One impressive quote is that Richard Sandor, an economist remember, is labeled as "gregarious". Not a term often employed to describe economists.
This is a long article that is worth reading. Some of the more salient quotes are included below.
Economist Strikes Gold In Climate-Change Fight [Wall Street Journal]
LONDON -- The planet is getting warmer. Richard Sandor, a 66-year-old economist, is getting wealthier.
His company, London-based Climate Exchange PLC, has carved out a key role in Europe's booming trade in "carbon permits" -- essentially, buying and selling the right to pollute. Since 2005, the European Union has required major polluters to either cut the amount of carbon dioxide they spew, or buy pollution credits in the open market.
A big chunk of the action occurs on an exchange founded by Mr. Sandor, a one-time Berkeley professor who has morphed into a gregarious climate-change entrepreneur.
It all seems so simple. Why didn't I think of it (given I was teaching this stuff).
Yesterday, Climate Exchange's stock jumped 16% after the firm reported a tripling in 2007 revenue to £13.6 million, or about $27 million. That gives the company, which handles about 90% of the trading on carbon exchanges, a market capitalization of roughly $1.31 billion. Mr. Sandor's 20% stake is worth more than $260 million on paper.
Sander's take on this is spot on. This "bold" quote applies to environmental economists in general (but not ecological economists).
It's an unusual mix of markets theory and environmentalism. "The right wing always suspects you of being a tree-hugging environmentalist and the left wing accuses you of being a money-grubbing capitalist," says Mr. Sandor, who back in the 1990s developed a markets-based system to cut down on pollutants causing acid rain.
Sander does not have it all his own way however. With the current financial crisis "financial wizards" are getting a bad press. This is a valid criticism.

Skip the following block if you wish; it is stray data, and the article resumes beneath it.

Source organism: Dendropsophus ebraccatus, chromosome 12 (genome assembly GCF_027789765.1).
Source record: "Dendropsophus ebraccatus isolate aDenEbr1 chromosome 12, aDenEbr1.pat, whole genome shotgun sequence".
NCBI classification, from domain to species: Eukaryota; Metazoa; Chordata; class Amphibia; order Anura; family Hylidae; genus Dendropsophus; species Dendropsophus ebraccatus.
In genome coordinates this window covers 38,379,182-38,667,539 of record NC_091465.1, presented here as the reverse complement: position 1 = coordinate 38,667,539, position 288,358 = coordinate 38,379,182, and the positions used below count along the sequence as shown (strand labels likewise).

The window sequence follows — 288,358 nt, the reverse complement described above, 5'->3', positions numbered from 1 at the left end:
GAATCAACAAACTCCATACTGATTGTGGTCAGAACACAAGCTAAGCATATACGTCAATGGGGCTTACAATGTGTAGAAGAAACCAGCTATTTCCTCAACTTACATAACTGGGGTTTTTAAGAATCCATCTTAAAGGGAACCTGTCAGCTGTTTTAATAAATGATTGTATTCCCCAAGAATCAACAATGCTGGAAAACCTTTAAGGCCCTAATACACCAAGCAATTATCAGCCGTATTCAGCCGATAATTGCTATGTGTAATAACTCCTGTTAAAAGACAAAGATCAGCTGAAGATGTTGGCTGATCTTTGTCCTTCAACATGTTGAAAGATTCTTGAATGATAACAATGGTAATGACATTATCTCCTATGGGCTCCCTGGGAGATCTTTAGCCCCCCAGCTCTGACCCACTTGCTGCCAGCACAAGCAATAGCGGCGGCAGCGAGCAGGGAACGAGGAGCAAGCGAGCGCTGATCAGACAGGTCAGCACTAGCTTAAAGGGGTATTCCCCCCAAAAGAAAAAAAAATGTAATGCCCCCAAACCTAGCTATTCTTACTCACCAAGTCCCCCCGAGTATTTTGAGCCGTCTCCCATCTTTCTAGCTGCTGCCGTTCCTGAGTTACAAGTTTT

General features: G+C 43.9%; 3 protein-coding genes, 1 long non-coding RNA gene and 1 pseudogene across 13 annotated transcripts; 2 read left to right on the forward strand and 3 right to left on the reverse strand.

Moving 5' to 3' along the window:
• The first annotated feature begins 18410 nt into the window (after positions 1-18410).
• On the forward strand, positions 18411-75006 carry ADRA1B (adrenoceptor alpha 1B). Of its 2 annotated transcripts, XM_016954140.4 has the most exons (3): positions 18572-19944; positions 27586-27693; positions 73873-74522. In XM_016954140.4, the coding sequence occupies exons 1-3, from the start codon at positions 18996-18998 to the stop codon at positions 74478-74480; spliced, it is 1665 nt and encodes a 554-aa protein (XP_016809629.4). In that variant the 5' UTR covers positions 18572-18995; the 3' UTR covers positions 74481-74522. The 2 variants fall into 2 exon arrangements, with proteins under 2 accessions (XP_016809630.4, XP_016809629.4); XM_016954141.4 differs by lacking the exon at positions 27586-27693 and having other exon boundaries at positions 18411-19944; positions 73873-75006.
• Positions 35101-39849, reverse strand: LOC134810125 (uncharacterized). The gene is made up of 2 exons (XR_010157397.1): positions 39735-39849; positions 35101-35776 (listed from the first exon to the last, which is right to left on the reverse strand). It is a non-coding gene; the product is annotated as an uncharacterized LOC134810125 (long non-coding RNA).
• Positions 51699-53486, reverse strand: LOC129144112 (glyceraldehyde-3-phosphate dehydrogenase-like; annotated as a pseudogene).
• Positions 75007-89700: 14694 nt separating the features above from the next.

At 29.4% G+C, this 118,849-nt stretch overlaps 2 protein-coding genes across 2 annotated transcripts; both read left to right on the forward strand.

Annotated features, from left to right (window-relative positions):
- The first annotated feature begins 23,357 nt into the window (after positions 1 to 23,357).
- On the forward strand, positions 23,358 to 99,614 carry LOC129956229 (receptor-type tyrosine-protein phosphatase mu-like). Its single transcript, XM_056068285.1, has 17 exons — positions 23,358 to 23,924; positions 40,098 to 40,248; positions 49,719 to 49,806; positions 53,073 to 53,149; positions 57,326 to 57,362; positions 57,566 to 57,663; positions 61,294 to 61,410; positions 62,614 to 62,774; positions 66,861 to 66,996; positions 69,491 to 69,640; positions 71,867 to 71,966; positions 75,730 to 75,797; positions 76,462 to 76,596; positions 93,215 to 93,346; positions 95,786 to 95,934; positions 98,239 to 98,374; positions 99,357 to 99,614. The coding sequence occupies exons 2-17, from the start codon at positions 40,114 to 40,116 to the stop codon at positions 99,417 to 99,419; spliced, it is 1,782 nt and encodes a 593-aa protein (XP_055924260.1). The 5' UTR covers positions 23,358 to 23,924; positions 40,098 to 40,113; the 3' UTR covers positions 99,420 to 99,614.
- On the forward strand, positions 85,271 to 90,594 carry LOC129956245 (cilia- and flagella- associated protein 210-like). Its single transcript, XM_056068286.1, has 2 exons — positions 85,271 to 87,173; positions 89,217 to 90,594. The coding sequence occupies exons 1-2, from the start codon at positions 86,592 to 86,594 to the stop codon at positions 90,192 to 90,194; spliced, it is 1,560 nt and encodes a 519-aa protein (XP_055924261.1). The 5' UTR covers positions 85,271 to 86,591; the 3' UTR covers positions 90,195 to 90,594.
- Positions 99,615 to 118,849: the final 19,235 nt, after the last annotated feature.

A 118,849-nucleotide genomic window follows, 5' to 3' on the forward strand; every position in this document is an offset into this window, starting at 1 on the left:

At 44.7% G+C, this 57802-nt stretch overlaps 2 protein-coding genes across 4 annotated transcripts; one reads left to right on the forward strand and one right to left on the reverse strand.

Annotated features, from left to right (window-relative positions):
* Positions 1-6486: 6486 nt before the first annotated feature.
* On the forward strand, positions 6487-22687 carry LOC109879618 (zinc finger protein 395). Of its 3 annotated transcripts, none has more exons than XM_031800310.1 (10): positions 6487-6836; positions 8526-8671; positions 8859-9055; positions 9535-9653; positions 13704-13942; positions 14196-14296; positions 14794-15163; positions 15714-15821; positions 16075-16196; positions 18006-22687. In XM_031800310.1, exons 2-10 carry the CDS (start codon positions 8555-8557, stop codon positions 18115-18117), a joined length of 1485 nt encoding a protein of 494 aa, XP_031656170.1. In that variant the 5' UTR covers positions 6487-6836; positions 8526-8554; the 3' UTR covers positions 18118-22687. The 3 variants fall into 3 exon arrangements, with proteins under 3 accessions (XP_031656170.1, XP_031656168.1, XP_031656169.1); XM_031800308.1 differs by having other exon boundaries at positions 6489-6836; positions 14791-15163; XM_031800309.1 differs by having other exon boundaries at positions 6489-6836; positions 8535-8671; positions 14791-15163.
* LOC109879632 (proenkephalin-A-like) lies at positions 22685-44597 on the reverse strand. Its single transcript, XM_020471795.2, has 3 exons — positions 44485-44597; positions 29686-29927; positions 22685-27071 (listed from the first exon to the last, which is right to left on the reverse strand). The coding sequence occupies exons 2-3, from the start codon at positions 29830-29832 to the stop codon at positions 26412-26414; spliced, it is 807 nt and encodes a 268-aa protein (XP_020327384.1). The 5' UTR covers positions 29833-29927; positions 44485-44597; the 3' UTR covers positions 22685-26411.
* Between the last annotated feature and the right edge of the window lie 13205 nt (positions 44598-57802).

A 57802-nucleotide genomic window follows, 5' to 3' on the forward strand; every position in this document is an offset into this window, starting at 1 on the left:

Other criticisms of carbon trading focus on the financial wizards -- such as Mr. Sandor -- who design and run the markets. "Financial resources are being redistributed to the banks and traders rather than paying for technological innovations to cut emissions," says Carlo Stagnaro of the Italy-based economic think tank Istituto Bruno Leoni, who just published a paper on the European Union's emissions-trading system.
Robert Stavins (a well respected and well published environmental economist) gets in on the act:
Robert Stavins, an environmental economist at Harvard's John F. Kennedy School of Government, agrees Europe's carbon market isn't perfect, but defends the role of financiers. "The only way we can fight climate change is if there is an opportunity for businesses and individuals to make a fortune off of it," he said.
That's what Mr. Sandor has done. "I am a capitalist who runs a business and has to deliver value to shareholders," he said during a recent interview at the Ritz Hotel in London. "I consider myself to be an environmentalist, but I divorce those sentiments from my day job."
It is good to see that making a fortune is consistent with being an environmentalist although I am not sure that the "only way" to fight climate change is to ensure a select few individuals become multimillionaires.
A little background on Sander for economists out there:
Mr. Sandor, a dapper professor in close-cropped hair and tailored suits, started his career teaching economics and finance at the University of California, Berkeley, where he developed ideas for trading intangible things, like interest rates or mortgages, on a market.
He later made a name for himself at the Chicago Board of Trade where he did leading work on developing financial futures markets in the U.S.
As a final note I am still not convinced of the current business model of Sander's company. As an AIM quoted stock it is lightly regulated and is susceptible to political shocks. There are far better AIM investments out there at the moment.